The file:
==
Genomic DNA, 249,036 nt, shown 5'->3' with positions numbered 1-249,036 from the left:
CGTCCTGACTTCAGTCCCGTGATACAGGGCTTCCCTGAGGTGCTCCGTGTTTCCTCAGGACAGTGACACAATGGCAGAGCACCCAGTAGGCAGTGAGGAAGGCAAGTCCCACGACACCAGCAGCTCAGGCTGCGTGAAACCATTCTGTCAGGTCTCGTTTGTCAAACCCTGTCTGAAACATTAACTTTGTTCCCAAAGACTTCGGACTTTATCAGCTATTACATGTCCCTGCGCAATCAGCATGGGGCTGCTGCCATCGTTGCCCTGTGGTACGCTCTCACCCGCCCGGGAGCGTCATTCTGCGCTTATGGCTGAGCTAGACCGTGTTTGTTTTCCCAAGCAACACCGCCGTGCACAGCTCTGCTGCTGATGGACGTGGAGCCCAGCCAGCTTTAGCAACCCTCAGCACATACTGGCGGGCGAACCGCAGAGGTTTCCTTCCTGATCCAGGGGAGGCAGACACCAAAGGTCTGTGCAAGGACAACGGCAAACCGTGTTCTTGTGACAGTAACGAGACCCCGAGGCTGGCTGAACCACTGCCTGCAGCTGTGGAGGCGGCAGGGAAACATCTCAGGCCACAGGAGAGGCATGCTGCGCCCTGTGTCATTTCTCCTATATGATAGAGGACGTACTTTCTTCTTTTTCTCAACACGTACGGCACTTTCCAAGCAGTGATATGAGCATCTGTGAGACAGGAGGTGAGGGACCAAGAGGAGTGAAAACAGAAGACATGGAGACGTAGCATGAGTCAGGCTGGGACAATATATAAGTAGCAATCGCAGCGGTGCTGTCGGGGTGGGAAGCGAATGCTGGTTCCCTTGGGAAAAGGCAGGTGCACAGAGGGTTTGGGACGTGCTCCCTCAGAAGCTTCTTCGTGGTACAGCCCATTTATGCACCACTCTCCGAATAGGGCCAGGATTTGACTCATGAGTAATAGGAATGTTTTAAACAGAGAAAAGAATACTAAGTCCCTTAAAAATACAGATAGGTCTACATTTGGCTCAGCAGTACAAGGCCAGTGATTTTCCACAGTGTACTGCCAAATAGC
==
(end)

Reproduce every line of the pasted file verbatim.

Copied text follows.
Genomic DNA, 249,036 nt, shown 5'->3' with positions numbered 1-249,036 from the left:
CGTCCTGACTTCAGTCCCGTGATACAGGGCTTCCCTGAGGTGCTCCGTGTTTCCTCAGGACAGTGACACAATGGCAGAGCACCCAGTAGGCAGTGAGGAAGGCAAGTCCCACGACACCAGCAGCTCAGGCTGCGTGAAACCATTCTGTCAGGTCTCGTTTGTCAAACCCTGTCTGAAACATTAACTTTGTTCCCAAAGACTTCGGACTTTATCAGCTATTACATGTCCCTGCGCAATCAGCATGGGGCTGCTGCCATCGTTGCCCTGTGGTACGCTCTCACCCGCCCGGGAGCGTCATTCTGCGCTTATGGCTGAGCTAGACCGTGTTTGTTTTCCCAAGCAACACCGCCGTGCACAGCTCTGCTGCTGATGGACGTGGAGCCCAGCCAGCTTTAGCAACCCTCAGCACATACTGGCGGGCGAACCGCAGAGGTTTCCTTCCTGATCCAGGGGAGGCAGACACCAAAGGTCTGTGCAAGGACAACGGCAAACCGTGTTCTTGTGACAGTAACGAGACCCCGAGGCTGGCTGAACCACTGCCTGCAGCTGTGGAGGCGGCAGGGAAACATCTCAGGCCACAGGAGAGGCATGCTGCGCCCTGTGTCATTTCTCCTATATGATAGAGGACGTACTTTCTTCTTTTTCTCAACACGTACGGCACTTTCCAAGCAGTGATATGAGCATCTGTGAGACAGGAGGTGAGGGACCAAGAGGAGTGAAAACAGAAGACATGGAGACGTAGCATGAGTCAGGCTGGGACAATATATAAGTAGCAATCGCAGCGGTGCTGTCGGGGTGGGAAGCGAATGCTGGTTCCCTTGGGAAAAGGCAGGTGCACAGAGGGTTTGGGACGTGCTCCCTCAGAAGCTTCTTCGTGGTACAGCCCATTTATGCACCACTCTCCGAATAGGGCCAGGATTTGACTCATGAGTAATAGGAATGTTTTAAACAGAGAAAAGAATACTAAGTCCCTTAAAAATACAGATAGGTCTACATTTGGCTCAGCAGTACAAGGCCAGTGATTTTCCACAGTGTACTGCCAAATAGC